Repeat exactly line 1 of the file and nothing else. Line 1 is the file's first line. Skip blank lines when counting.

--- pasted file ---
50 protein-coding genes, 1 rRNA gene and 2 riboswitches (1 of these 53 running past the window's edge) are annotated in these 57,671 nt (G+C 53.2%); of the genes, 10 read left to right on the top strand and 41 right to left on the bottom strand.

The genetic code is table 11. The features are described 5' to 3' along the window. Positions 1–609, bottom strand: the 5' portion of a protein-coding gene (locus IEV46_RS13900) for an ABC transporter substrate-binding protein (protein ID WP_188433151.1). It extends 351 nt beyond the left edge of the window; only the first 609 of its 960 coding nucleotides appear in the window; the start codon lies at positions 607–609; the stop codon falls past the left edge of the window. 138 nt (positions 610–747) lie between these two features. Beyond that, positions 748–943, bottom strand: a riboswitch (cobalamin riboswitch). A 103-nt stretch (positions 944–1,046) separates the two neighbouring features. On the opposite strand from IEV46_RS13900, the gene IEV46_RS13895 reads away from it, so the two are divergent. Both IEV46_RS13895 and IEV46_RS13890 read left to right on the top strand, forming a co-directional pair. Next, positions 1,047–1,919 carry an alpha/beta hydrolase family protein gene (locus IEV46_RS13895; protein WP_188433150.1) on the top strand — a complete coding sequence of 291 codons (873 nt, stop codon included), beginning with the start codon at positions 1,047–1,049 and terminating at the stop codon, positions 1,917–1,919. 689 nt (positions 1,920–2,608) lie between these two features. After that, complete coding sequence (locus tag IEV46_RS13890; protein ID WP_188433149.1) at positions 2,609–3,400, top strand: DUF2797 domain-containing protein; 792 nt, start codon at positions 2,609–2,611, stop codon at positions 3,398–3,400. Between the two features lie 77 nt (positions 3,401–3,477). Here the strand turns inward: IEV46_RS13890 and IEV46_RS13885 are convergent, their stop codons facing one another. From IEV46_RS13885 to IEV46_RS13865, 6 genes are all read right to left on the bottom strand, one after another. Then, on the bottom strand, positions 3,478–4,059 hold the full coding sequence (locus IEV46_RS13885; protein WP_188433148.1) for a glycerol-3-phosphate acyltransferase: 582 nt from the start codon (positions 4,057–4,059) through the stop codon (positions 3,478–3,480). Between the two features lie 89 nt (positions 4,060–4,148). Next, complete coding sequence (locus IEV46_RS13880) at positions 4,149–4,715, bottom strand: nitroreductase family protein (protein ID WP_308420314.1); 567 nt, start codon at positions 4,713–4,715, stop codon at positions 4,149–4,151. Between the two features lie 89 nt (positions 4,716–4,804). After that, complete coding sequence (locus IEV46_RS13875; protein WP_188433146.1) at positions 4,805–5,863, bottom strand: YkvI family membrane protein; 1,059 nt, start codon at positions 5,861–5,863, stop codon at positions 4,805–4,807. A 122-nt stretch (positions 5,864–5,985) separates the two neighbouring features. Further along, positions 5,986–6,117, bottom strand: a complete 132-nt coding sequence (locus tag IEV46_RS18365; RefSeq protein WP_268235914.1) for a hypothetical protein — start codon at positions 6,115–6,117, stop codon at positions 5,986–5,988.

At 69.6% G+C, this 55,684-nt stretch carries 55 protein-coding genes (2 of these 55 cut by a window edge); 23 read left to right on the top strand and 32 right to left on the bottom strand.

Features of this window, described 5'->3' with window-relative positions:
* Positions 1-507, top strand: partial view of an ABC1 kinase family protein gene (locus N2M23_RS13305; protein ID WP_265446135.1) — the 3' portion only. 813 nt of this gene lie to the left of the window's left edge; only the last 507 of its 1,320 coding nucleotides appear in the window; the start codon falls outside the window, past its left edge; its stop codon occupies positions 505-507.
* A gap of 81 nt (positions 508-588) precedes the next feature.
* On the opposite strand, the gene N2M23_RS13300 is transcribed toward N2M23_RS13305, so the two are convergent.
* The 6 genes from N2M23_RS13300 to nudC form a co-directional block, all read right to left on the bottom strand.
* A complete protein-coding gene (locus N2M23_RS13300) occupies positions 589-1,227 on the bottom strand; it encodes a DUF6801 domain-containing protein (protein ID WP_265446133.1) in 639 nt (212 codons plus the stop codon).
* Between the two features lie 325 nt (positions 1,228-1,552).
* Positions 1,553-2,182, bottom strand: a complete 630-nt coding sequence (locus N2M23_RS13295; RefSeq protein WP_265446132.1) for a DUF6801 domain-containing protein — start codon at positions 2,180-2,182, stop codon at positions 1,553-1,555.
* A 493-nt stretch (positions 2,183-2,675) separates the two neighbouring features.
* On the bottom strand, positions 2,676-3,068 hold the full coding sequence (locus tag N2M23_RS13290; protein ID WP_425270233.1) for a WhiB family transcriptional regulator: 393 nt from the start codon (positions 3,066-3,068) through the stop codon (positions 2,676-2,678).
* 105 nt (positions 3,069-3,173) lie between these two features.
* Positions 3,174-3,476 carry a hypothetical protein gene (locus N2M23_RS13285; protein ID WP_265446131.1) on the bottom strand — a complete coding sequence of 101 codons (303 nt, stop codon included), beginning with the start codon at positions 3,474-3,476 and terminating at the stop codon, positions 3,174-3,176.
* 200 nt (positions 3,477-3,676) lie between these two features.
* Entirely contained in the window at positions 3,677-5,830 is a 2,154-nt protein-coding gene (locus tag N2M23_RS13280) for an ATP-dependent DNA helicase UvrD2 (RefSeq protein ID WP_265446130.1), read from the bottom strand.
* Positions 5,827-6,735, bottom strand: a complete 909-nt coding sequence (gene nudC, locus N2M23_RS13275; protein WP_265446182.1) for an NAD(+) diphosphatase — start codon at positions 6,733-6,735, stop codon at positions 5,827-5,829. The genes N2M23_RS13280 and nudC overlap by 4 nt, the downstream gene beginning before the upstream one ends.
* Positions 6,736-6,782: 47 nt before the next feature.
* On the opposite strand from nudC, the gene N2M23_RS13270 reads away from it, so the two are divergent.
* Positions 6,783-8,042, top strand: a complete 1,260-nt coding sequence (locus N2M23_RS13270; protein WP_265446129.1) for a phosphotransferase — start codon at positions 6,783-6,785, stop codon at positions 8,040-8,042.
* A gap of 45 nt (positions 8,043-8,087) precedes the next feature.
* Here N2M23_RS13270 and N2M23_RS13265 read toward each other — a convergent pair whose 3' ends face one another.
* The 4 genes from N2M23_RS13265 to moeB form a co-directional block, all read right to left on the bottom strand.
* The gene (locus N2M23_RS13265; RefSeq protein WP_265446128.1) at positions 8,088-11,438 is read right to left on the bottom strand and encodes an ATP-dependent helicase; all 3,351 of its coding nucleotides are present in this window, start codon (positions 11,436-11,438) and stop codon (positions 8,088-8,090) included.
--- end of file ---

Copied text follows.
50 protein-coding genes, 1 rRNA gene and 2 riboswitches (1 of these 53 running past the window's edge) are annotated in these 57,671 nt (G+C 53.2%); of the genes, 10 read left to right on the top strand and 41 right to left on the bottom strand.